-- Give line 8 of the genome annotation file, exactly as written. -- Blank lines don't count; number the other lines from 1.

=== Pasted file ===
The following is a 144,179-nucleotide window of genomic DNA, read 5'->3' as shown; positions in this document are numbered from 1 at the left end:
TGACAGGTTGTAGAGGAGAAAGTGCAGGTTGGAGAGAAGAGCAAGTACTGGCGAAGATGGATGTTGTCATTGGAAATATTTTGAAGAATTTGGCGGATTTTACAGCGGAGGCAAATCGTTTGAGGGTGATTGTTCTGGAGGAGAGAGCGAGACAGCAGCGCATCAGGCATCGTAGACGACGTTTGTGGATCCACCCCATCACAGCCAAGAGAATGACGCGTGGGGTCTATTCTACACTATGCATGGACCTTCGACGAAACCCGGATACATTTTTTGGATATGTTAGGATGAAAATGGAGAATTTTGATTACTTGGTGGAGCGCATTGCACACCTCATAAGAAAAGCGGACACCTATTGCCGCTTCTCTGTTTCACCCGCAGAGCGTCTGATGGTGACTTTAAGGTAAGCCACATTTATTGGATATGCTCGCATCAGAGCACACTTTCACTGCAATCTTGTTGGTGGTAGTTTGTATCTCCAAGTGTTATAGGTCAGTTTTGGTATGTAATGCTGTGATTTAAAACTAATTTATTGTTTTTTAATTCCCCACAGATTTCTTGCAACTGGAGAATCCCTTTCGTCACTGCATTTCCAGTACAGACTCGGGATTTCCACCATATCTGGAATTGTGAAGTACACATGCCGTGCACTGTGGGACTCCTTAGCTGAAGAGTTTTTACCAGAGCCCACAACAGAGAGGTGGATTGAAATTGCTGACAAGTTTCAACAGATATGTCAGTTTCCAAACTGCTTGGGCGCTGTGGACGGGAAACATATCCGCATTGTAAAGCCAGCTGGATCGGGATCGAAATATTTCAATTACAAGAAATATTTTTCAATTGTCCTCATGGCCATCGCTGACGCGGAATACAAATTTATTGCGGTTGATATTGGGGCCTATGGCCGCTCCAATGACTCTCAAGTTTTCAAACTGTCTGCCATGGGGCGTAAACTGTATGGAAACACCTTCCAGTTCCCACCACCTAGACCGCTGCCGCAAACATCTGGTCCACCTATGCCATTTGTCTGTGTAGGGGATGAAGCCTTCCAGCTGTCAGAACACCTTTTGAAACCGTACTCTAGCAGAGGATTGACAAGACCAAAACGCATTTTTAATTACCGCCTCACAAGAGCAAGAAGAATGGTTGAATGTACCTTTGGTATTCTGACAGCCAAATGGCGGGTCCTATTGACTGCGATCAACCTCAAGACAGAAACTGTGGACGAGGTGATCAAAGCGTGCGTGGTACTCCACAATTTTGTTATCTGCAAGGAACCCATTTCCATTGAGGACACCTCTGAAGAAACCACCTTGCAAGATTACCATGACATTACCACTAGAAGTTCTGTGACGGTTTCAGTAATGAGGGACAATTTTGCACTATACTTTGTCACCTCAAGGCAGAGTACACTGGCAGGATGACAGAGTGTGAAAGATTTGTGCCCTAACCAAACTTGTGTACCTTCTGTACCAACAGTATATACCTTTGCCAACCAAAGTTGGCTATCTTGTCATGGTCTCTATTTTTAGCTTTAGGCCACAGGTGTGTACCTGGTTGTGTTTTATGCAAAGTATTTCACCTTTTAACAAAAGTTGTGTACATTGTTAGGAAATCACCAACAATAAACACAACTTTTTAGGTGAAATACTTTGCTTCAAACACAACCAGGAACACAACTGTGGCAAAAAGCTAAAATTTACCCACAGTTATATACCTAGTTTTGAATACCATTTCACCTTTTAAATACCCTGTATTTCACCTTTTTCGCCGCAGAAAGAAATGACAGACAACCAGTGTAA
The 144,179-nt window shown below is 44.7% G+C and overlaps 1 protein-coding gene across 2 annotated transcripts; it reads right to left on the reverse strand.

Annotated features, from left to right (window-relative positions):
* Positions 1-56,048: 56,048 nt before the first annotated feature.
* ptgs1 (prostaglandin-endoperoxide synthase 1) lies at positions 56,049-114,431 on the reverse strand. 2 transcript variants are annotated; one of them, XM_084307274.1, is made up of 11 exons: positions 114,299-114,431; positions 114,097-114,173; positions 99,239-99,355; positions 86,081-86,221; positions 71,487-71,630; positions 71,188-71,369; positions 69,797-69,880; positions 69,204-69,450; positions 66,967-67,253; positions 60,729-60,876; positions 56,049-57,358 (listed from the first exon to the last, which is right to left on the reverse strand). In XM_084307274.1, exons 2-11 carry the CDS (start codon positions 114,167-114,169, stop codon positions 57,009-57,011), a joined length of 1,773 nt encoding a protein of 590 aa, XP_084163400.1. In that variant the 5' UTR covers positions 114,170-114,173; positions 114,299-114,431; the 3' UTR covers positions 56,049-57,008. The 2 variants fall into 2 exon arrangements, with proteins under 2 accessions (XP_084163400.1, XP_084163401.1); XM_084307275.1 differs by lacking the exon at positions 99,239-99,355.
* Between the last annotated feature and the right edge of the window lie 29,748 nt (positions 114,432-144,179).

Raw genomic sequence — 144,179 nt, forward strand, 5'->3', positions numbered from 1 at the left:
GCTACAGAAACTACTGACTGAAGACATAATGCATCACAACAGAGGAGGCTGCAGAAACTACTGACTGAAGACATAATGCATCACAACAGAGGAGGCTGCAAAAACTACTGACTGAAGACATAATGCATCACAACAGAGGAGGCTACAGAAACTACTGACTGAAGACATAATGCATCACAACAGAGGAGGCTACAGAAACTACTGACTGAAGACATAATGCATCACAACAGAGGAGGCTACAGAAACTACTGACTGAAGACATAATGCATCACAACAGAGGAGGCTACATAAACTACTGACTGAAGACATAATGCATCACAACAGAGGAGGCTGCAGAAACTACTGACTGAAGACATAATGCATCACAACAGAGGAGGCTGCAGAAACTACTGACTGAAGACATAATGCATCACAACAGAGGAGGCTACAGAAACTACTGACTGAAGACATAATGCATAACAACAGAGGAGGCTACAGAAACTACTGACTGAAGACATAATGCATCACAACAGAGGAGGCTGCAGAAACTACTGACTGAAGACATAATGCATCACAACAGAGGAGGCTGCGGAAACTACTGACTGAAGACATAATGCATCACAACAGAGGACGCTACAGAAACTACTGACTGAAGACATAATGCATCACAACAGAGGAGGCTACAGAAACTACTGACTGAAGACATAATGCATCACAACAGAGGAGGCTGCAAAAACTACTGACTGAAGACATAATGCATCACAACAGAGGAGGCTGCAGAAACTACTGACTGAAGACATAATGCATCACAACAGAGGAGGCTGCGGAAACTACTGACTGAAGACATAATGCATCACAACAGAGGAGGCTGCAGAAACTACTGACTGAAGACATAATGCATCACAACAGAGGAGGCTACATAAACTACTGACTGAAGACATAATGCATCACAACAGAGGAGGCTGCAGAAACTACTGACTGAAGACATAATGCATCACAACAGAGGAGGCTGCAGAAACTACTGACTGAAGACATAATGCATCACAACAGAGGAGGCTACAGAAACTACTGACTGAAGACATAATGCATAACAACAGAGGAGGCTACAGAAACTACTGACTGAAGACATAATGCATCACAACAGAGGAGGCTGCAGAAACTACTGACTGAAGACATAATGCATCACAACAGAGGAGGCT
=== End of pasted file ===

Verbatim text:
Raw genomic sequence — 144,179 nt, forward strand, 5'->3', positions numbered from 1 at the left: